By: Antoine Lilti
Publication Date: June 2017
Reviewed by: Holly Connors
Review Date: June 11, 2017
Author Antoine Lilti has penned an in-depth analysis of the origins of "celebrity" with his new book, The Invention of Celebrity.
Lilti begins his exploration of celebrity in 1778 (with many references throughout the book to earlier dates/events), with an examination of the then eighty-five year old Voltaire. Upon returning to Paris after a thirty-year absence, the author notes that the philosopher was in great demand by the people of the time, with people eager to catch a glimpse of the man. And, notes Louis-Sébastien Mercier, a French writer of the time, "An epidemic curiosity made people rush to catch sight of Voltaire's face, as if the soul of the writer were no longer in his writings but in the way he looked." (pg. 15). Sound familiar? The name "Voltaire" could be replaced with just about any present-day celebrity. And that, in essence, is the author's premise - that while "we" (present day celebrity watchers) like to think that "celebrity" is a fairly modern creation, it really isn't. Long before movies, or television, or social media helped spread images and news of various celebrities, Lilti notes that the foundations of celebrity were already well-established - in fact, many aspects of celebrity were developed in Europe during the Enlightenment.
The Invention of Celebrity is broken down into seven chapters that explore Voltaire in Paris; Society of the Spectacle; A First Media Revolution; From Glory to Celebrity; Loneliness of the Celebrity; The Power of Celebrity; and finally, Romanticism and Celebrity. Within each chapter are numerous sections that look at various aspects of that topic, and include such varied and interesting discussions as private lives/public figures; a European celebrity; the burden of celebrity; and celebrity in America.
One of the many interesting topics the author examines is the "Invention of the Fan(atic)" and to do this he takes a careful look at the life, and death, of Francois Joseph Talma, a stage actor born in 1763. What, asks Lilti, caused "...thousands of Parisians to follow Talma's funeral procession and readers from all over Europe to read in the newspapers the accounts of his last days and all the details of his career?" (pg. 43) Lilti argues that celebrity is not the same as success because it goes beyond that person being well-known/liked in his field to a desire by others to learn about the personal/private life of that person. Indeed, the author argues, that with celebrity, people desire a closeness to that person and "...media events do the best job of creating this illusion of long-distance intimacy." (pg. 44) In contrast, George Washington "...firmly refused all requests to talk about his private life" (pg. 203) but this didn't keep his peers from building him up as a hero, and thus, celebrity. How this differed from others before, and after Washington, is but one way celebrity status is achieved.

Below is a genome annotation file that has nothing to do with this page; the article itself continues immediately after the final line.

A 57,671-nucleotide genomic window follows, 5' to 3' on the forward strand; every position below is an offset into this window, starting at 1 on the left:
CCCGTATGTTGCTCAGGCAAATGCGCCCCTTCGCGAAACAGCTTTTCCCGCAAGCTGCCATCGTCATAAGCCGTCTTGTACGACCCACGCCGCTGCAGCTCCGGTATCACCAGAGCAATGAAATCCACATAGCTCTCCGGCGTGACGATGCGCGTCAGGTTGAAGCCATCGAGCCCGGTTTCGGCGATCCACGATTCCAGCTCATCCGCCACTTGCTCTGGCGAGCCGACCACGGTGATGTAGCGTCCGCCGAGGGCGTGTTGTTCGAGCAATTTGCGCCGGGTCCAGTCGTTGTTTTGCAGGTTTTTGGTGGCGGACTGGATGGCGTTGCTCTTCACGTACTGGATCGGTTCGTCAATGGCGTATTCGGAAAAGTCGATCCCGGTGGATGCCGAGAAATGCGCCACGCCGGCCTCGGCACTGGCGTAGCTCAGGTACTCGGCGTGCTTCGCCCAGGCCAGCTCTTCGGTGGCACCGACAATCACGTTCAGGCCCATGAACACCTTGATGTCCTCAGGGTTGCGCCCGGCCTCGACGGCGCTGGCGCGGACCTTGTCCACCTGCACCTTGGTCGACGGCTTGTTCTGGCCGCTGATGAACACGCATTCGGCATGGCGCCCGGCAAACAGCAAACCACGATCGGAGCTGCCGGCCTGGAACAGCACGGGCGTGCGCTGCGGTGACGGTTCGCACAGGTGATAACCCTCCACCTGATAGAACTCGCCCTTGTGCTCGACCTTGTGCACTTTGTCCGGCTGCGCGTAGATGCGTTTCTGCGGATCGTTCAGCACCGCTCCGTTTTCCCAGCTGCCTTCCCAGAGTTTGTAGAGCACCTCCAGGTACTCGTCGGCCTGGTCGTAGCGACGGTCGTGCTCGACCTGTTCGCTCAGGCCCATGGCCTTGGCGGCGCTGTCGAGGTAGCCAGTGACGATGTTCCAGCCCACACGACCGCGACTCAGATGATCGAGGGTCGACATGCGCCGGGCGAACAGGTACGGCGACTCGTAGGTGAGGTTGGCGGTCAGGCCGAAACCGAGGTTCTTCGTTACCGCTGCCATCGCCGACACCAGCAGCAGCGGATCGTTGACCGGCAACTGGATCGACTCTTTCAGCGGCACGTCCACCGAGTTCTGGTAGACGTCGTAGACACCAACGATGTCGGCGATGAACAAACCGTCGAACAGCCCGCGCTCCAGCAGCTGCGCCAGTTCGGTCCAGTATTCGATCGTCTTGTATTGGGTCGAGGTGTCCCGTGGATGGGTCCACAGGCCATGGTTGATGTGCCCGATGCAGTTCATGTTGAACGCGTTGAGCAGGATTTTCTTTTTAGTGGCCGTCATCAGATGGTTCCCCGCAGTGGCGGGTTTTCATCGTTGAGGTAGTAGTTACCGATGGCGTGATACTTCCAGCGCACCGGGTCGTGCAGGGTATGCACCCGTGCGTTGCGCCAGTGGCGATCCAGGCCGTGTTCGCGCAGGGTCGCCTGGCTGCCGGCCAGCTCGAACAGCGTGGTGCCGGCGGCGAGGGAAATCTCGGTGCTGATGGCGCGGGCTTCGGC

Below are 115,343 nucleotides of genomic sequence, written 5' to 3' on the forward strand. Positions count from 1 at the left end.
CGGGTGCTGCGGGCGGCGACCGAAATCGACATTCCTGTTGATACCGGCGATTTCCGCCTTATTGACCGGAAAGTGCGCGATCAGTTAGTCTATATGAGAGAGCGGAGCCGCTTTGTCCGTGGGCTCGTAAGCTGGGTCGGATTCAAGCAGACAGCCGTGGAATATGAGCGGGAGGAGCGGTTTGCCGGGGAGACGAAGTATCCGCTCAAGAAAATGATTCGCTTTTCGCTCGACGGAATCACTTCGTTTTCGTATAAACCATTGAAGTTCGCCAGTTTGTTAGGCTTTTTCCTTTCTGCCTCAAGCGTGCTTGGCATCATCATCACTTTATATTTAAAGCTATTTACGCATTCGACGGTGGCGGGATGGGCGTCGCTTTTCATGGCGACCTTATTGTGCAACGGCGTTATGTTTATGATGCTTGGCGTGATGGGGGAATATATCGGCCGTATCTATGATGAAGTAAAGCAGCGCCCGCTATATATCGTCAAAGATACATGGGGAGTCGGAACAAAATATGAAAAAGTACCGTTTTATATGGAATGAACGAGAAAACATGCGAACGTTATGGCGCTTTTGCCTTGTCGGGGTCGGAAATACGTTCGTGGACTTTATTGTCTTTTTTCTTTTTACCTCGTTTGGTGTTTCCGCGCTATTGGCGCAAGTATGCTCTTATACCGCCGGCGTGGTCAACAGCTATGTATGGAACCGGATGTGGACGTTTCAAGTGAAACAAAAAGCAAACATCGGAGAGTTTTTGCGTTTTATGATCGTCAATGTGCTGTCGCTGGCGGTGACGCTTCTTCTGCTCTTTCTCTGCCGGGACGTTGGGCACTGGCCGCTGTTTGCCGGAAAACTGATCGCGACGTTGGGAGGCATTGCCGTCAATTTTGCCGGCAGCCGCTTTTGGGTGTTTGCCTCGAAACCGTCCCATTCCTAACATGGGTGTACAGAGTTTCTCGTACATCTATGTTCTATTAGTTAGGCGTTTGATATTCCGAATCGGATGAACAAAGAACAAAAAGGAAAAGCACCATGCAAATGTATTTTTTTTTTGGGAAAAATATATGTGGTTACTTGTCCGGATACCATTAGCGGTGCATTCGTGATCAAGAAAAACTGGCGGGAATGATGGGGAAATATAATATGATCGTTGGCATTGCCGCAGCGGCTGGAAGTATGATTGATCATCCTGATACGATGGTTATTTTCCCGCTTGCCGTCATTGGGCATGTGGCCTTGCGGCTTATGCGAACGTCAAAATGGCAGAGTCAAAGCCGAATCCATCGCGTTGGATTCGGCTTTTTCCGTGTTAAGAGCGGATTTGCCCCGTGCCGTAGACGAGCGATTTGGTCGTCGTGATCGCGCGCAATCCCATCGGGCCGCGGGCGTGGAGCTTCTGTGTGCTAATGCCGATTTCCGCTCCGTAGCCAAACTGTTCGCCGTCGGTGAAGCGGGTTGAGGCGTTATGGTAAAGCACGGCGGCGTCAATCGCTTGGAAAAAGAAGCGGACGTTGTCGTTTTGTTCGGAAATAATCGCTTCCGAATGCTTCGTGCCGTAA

The author of The Invention of Celebrity, historian Antoine Lilti, is Director of Studies at the École des Hautes Etudes en Sciences Sociales in Paris and has written several books on public figures and sociability. He does an excellent job in his newest book examining the development of celebrity, both in Europe and America, with detailed examples of many public figures and the stories behind their fame. This is not a light, Saturday afternoon read, but rather a detailed examination that will reveal many interesting facts and events behind so many well-known, as well as lesser-known, figures of the past several centuries. Indeed, The Invention of Celebrity is an excellent read for those intrigued by the development of fame.
Quill says: Exhaustively researched, with in-depth analysis, this book is not a light read, but is definitely an interesting read for those who have more than a passing curiosity for the history behind the rise of "celebrity."